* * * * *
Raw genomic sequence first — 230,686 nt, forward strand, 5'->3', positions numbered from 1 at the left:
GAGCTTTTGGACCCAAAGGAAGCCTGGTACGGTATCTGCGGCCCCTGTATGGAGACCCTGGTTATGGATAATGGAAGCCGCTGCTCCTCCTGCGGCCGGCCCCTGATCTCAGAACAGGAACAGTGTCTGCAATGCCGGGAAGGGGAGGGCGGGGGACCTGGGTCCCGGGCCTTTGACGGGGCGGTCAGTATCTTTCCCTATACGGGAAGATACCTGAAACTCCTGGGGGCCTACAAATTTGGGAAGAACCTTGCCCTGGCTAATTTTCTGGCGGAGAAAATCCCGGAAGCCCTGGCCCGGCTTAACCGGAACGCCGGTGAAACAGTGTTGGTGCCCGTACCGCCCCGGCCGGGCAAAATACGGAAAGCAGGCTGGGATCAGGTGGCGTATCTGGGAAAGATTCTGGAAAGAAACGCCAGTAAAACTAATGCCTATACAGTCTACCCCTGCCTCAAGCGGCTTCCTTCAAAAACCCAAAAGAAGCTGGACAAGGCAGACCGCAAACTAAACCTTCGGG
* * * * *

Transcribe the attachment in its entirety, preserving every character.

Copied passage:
Raw genomic sequence first — 230,686 nt, forward strand, 5'->3', positions numbered from 1 at the left:
GAGCTTTTGGACCCAAAGGAAGCCTGGTACGGTATCTGCGGCCCCTGTATGGAGACCCTGGTTATGGATAATGGAAGCCGCTGCTCCTCCTGCGGCCGGCCCCTGATCTCAGAACAGGAACAGTGTCTGCAATGCCGGGAAGGGGAGGGCGGGGGACCTGGGTCCCGGGCCTTTGACGGGGCGGTCAGTATCTTTCCCTATACGGGAAGATACCTGAAACTCCTGGGGGCCTACAAATTTGGGAAGAACCTTGCCCTGGCTAATTTTCTGGCGGAGAAAATCCCGGAAGCCCTGGCCCGGCTTAACCGGAACGCCGGTGAAACAGTGTTGGTGCCCGTACCGCCCCGGCCGGGCAAAATACGGAAAGCAGGCTGGGATCAGGTGGCGTATCTGGGAAAGATTCTGGAAAGAAACGCCAGTAAAACTAATGCCTATACAGTCTACCCCTGCCTCAAGCGGCTTCCTTCAAAAACCCAAAAGAAGCTGGACAAGGCAGACCGCAAACTAAACCTTCGGG